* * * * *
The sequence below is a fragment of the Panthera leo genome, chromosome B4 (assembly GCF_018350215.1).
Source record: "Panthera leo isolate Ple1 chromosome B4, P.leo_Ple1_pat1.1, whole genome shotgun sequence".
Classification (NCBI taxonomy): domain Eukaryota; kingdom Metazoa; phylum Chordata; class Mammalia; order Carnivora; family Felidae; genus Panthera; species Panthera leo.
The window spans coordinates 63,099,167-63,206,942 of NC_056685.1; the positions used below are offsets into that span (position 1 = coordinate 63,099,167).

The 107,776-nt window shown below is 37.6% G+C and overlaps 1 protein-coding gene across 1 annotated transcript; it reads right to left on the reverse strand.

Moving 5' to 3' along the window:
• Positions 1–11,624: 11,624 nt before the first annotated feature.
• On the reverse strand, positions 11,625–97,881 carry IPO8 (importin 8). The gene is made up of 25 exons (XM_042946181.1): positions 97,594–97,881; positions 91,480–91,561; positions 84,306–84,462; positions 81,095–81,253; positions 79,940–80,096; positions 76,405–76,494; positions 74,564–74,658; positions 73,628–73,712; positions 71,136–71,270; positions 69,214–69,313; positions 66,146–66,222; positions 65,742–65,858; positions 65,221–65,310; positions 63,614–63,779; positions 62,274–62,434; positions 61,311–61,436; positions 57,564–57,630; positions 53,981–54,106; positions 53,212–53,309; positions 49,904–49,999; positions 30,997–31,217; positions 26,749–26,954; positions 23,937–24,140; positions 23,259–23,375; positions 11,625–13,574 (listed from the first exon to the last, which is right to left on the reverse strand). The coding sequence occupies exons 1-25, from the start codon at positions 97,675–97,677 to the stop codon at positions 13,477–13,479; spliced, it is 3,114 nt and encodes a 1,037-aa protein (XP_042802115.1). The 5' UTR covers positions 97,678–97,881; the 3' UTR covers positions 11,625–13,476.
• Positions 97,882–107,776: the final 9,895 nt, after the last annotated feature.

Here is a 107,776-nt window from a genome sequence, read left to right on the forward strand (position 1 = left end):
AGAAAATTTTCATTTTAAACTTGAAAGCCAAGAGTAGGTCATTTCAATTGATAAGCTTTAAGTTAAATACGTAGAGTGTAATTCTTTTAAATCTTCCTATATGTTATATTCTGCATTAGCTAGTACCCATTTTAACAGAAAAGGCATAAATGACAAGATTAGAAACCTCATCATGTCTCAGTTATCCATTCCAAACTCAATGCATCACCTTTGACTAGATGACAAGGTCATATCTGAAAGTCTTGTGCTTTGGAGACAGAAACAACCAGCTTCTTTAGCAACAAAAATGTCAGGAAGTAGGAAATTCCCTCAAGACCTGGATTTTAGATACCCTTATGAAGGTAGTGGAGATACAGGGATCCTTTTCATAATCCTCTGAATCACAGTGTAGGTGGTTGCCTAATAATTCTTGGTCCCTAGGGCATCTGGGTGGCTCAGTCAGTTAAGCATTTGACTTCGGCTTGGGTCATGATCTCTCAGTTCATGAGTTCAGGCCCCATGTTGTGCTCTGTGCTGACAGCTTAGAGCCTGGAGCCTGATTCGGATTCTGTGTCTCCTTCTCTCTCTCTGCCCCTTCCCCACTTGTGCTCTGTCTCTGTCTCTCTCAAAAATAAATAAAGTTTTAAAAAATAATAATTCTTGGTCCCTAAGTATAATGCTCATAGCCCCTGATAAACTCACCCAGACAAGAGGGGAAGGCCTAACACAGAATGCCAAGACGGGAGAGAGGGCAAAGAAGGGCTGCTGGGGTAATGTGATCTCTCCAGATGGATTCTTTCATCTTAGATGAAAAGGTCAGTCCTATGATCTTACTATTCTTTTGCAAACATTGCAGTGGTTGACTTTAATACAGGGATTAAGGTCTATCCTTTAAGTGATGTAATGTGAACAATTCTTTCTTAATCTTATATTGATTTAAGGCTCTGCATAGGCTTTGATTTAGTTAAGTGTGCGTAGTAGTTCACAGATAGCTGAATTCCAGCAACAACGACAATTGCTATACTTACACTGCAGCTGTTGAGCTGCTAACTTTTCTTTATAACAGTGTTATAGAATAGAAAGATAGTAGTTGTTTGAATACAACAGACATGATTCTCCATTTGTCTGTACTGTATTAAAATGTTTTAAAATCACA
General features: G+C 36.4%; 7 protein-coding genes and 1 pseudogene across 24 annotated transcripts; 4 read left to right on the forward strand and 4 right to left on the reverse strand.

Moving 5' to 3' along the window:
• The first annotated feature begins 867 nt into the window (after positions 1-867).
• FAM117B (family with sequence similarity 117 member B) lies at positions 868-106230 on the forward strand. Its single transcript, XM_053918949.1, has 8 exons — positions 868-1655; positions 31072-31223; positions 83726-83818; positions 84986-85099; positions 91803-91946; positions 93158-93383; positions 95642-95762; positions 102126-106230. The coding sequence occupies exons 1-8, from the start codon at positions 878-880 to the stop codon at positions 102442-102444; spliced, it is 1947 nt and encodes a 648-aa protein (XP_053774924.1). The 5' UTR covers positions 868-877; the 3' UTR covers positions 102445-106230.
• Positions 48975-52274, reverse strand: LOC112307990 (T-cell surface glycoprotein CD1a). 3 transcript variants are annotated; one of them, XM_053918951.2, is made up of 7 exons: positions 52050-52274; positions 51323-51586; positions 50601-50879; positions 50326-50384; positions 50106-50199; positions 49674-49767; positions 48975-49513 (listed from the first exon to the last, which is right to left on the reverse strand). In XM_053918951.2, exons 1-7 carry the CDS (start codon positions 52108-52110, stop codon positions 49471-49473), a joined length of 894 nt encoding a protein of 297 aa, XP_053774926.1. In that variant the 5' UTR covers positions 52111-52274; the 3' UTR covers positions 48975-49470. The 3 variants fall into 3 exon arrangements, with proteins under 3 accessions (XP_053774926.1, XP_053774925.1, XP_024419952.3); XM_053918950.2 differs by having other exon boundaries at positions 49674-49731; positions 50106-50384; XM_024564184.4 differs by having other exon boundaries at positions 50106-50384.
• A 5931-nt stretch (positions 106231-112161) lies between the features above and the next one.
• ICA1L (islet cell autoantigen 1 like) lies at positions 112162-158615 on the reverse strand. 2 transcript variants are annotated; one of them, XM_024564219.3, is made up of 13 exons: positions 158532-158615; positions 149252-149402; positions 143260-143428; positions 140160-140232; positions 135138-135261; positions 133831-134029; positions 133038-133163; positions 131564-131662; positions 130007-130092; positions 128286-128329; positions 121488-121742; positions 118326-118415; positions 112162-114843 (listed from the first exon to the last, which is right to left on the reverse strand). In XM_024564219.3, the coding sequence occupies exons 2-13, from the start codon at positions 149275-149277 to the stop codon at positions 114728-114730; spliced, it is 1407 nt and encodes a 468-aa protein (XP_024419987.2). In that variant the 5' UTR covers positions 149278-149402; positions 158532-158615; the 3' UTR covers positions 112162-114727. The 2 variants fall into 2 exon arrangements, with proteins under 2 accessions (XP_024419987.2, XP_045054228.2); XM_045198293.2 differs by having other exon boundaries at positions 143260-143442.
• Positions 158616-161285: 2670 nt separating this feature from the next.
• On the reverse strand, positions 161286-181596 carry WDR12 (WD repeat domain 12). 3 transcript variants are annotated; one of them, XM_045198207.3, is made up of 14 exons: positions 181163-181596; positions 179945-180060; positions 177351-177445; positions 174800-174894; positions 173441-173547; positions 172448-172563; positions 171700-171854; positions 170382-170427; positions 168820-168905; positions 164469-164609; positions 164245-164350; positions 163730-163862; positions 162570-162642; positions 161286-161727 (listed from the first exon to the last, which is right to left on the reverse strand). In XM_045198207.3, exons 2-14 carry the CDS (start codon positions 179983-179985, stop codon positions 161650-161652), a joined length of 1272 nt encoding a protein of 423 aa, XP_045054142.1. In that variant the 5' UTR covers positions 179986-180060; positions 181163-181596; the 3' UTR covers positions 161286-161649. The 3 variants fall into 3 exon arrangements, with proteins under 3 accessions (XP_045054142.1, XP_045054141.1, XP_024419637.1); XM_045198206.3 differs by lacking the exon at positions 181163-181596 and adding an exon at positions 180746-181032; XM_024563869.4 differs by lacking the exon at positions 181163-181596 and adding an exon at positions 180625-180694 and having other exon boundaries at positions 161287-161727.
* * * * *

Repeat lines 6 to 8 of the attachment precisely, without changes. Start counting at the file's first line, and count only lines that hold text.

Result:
Moving 5' to 3' along the window:
• Positions 1–11,624: 11,624 nt before the first annotated feature.
• On the reverse strand, positions 11,625–97,881 carry IPO8 (importin 8). The gene is made up of 25 exons (XM_042946181.1): positions 97,594–97,881; positions 91,480–91,561; positions 84,306–84,462; positions 81,095–81,253; positions 79,940–80,096; positions 76,405–76,494; positions 74,564–74,658; positions 73,628–73,712; positions 71,136–71,270; positions 69,214–69,313; positions 66,146–66,222; positions 65,742–65,858; positions 65,221–65,310; positions 63,614–63,779; positions 62,274–62,434; positions 61,311–61,436; positions 57,564–57,630; positions 53,981–54,106; positions 53,212–53,309; positions 49,904–49,999; positions 30,997–31,217; positions 26,749–26,954; positions 23,937–24,140; positions 23,259–23,375; positions 11,625–13,574 (listed from the first exon to the last, which is right to left on the reverse strand). The coding sequence occupies exons 1-25, from the start codon at positions 97,675–97,677 to the stop codon at positions 13,477–13,479; spliced, it is 3,114 nt and encodes a 1,037-aa protein (XP_042802115.1). The 5' UTR covers positions 97,678–97,881; the 3' UTR covers positions 11,625–13,476.